Mini tangent aside, that is how I made the final decision to take a stab at Mango Mochi though evidently not a traditional Thai dessert. I had all the ingredients readily available at home; all I really needed to buy were the mangoes and mango juice. With just a few ingredients and a simple recipe to follow, you’re in for a cracker of a dessert!

Mango Mochi (マンゴー餅)

Mochi is a Japanese rice cake made of mochigome, a short-grain japonica glutinous rice that is pounded into a paste and molded into various desired shapes and sizes. In Japan, mochi is traditionally made during a labour-intensive mochi-pounding ceremony known as mochitsuki. The glutinous rice is first soaked overnight and then steamed. The steamed rice is then mashed and pounded using wooden mallets (kine) in a traditional mortar (usu). The process involves two people, one pounding and the other turning and wetting the substance (mochi). The two must keep a steady rhythm or they may accidentally injure each other with the heavy kine. After this process of pounding, the mochi can be eaten immediately or formed into various shapes, usually a sphere or a cube.

Modern mochi making is far less labour-intensive. Plain and natural mochi is prepared from glutinous rice flour that is mixed with water and them steamed, or cooked in the microwave, until it forms a sticky and opaque substance that is malleable. Other than flour and water, other ingredients can be added such as sugar for sweetness and cornstarch to prevent it from sticking to basically anything from your hands to serving containers/dishes. On top of that, other ingredients can also be added for more flavour variants, and here enters my recipe for Mango Mochi!

Mango Mochi (マンゴー餅) Ingredients

PREP TIME 20 MINS | COOKING TIME 20 MINS | MAKES 10 BALLS

INGREDIENTS

  • 1 ripe mango, peeled and cubed
  • 1 & 1/4 cup glutinous rice flour
  • 1 can (340ml) mango juice or nectar
  • 3 tbsp white granulated sugar
  • Cornstarch
  • Shredded coconut (optional)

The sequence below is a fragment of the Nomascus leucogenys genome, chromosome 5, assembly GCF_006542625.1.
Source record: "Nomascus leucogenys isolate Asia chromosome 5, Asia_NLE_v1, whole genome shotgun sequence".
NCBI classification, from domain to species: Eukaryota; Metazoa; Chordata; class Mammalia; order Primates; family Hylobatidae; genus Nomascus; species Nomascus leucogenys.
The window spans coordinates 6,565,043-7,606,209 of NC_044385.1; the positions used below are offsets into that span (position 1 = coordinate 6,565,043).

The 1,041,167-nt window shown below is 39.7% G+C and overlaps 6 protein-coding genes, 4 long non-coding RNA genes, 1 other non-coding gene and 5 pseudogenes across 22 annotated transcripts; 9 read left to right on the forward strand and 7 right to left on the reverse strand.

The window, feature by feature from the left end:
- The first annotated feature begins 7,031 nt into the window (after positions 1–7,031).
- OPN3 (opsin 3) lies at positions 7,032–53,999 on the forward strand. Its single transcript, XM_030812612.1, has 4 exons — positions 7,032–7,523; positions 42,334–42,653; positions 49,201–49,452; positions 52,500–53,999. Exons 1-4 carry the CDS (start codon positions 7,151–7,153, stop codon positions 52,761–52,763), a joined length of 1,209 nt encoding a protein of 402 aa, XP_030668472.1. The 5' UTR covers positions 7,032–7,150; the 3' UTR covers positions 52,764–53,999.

Note: Instead of using water, I used mango juice/nectar to flavour the rice cake itself to really heighten the mango flavour in the mochi. I know Gina Mango Nectar can be super sweet, and that is why I decided to lessen the amount of sugar in the mochi dough mixture. But for the initial ratios that I used, I found that the dough did need the extra sugar as it tasted rather flour-y than mango or sweet. I’ve adjusted the sugar quantities already in this recipe.

METHOD

  1. In a heatproof, medium-sized bowl, add the mango juice/nectar and sugar together and mix until well dissolved. Add in the rice flour, half cup at a time and mix until well blended and smooth.
  2. Place the bowl into a prepared steamer and steam for about 20 minutes or until a toothpick inserted in the middle of the steamed dough comes out clean.
  3. While waiting for the dough to cook, prepare the mango for the filling. Set aside in the fridge.
  4. Once the dough is done, remove from the steamer and leave it to cool down for about 10 to 15 minutes.
  5. Generously cover you hands with cornstarch and while the dough is still warm, scoop about a heaped tablespoon and roll the dough into medium sized balls.

Tip: Rolling the balls from the dough is the tough part. It is very sticky and somewhat difficult to work with. The more cornstarch you have on your hands and use, the less it will stick to you and the dough will be easier to work with. Also, the cooler the dough, the harder the dough will be to work with.